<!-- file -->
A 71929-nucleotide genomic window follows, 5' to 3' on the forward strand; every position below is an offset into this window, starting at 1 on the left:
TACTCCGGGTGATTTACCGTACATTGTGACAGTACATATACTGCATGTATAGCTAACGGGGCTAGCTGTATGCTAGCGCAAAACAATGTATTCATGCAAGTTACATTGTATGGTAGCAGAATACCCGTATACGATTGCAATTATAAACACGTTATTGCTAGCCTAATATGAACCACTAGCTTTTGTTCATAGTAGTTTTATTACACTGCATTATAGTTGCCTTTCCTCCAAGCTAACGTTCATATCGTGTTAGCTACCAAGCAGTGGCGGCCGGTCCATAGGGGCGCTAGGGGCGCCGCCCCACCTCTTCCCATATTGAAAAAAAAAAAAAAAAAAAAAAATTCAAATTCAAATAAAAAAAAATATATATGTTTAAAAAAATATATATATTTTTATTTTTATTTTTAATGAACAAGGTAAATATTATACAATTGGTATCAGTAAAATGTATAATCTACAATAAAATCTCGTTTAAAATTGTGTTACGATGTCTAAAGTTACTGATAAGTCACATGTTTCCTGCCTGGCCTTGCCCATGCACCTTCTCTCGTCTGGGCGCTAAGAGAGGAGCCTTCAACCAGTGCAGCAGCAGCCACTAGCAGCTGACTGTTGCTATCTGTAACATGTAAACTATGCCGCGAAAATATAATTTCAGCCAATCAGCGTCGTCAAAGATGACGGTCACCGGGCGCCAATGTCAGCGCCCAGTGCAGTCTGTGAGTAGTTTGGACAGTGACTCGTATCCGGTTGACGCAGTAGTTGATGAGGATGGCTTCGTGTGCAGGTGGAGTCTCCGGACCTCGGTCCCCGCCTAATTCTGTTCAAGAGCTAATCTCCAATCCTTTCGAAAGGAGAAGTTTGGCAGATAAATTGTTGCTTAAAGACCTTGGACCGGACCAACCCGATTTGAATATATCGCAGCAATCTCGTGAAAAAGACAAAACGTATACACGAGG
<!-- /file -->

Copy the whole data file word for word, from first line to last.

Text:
A 71929-nucleotide genomic window follows, 5' to 3' on the forward strand; every position below is an offset into this window, starting at 1 on the left:
TACTCCGGGTGATTTACCGTACATTGTGACAGTACATATACTGCATGTATAGCTAACGGGGCTAGCTGTATGCTAGCGCAAAACAATGTATTCATGCAAGTTACATTGTATGGTAGCAGAATACCCGTATACGATTGCAATTATAAACACGTTATTGCTAGCCTAATATGAACCACTAGCTTTTGTTCATAGTAGTTTTATTACACTGCATTATAGTTGCCTTTCCTCCAAGCTAACGTTCATATCGTGTTAGCTACCAAGCAGTGGCGGCCGGTCCATAGGGGCGCTAGGGGCGCCGCCCCACCTCTTCCCATATTGAAAAAAAAAAAAAAAAAAAAAAATTCAAATTCAAATAAAAAAAAATATATATGTTTAAAAAAATATATATATTTTTATTTTTATTTTTAATGAACAAGGTAAATATTATACAATTGGTATCAGTAAAATGTATAATCTACAATAAAATCTCGTTTAAAATTGTGTTACGATGTCTAAAGTTACTGATAAGTCACATGTTTCCTGCCTGGCCTTGCCCATGCACCTTCTCTCGTCTGGGCGCTAAGAGAGGAGCCTTCAACCAGTGCAGCAGCAGCCACTAGCAGCTGACTGTTGCTATCTGTAACATGTAAACTATGCCGCGAAAATATAATTTCAGCCAATCAGCGTCGTCAAAGATGACGGTCACCGGGCGCCAATGTCAGCGCCCAGTGCAGTCTGTGAGTAGTTTGGACAGTGACTCGTATCCGGTTGACGCAGTAGTTGATGAGGATGGCTTCGTGTGCAGGTGGAGTCTCCGGACCTCGGTCCCCGCCTAATTCTGTTCAAGAGCTAATCTCCAATCCTTTCGAAAGGAGAAGTTTGGCAGATAAATTGTTGCTTAAAGACCTTGGACCGGACCAACCCGATTTGAATATATCGCAGCAATCTCGTGAAAAAGACAAAACGTATACACGAGG